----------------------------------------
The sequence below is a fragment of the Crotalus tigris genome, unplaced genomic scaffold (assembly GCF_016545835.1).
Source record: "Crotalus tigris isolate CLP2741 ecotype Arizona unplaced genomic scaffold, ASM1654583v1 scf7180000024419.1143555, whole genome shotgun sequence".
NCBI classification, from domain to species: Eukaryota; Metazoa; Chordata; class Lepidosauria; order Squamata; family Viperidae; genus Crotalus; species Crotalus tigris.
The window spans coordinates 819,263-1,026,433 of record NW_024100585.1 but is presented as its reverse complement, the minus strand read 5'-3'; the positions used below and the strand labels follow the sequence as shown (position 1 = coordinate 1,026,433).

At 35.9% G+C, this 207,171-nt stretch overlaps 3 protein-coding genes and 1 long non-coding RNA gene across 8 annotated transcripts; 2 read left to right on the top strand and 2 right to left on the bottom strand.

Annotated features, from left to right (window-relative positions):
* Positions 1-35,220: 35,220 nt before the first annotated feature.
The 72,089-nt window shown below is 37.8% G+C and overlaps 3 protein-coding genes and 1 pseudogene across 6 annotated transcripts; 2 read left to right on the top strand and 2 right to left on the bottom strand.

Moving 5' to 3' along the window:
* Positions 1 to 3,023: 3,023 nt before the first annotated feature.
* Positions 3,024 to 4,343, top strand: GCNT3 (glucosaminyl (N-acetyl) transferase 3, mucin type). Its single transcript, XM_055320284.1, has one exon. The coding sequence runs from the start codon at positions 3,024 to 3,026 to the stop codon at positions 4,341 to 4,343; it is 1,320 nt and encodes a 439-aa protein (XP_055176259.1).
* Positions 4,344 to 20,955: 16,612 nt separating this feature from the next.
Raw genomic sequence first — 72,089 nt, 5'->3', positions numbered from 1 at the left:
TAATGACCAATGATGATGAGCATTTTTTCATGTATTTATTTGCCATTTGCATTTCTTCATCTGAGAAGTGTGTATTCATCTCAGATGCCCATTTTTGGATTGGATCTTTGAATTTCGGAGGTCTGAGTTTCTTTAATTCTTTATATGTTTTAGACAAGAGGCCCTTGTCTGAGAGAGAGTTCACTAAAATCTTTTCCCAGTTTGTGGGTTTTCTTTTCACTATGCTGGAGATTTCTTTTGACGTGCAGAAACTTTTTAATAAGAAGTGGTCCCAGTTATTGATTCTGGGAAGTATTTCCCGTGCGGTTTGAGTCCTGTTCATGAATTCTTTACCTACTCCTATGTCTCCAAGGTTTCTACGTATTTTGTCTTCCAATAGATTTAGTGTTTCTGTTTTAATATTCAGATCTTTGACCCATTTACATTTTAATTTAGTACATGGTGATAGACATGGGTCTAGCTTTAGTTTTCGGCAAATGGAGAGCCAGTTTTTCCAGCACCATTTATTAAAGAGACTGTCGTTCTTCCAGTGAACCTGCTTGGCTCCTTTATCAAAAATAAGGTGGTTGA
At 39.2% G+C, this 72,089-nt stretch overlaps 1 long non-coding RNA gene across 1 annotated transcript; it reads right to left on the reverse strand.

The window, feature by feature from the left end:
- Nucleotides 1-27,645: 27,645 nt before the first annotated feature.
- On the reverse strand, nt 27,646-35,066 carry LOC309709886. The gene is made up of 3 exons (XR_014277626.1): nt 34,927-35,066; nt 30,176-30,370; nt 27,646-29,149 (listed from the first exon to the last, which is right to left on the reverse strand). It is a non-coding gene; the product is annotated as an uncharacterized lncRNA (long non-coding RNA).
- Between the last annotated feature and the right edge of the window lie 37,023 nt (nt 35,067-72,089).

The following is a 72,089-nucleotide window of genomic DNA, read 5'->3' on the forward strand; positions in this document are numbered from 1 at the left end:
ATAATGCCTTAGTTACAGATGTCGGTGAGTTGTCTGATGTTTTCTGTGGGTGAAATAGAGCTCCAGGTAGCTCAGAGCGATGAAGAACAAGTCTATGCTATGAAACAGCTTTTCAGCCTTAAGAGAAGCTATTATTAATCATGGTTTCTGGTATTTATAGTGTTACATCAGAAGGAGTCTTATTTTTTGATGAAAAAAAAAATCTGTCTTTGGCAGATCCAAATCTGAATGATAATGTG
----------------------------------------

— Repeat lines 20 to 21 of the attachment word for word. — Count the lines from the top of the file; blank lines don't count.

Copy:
The following is a 72,089-nucleotide window of genomic DNA, read 5'->3' on the forward strand; positions in this document are numbered from 1 at the left end:
ATAATGCCTTAGTTACAGATGTCGGTGAGTTGTCTGATGTTTTCTGTGGGTGAAATAGAGCTCCAGGTAGCTCAGAGCGATGAAGAACAAGTCTATGCTATGAAACAGCTTTTCAGCCTTAAGAGAAGCTATTATTAATCATGGTTTCTGGTATTTATAGTGTTACATCAGAAGGAGTCTTATTTTTTGATGAAAAAAAAAATCTGTCTTTGGCAGATCCAAATCTGAATGATAATGTG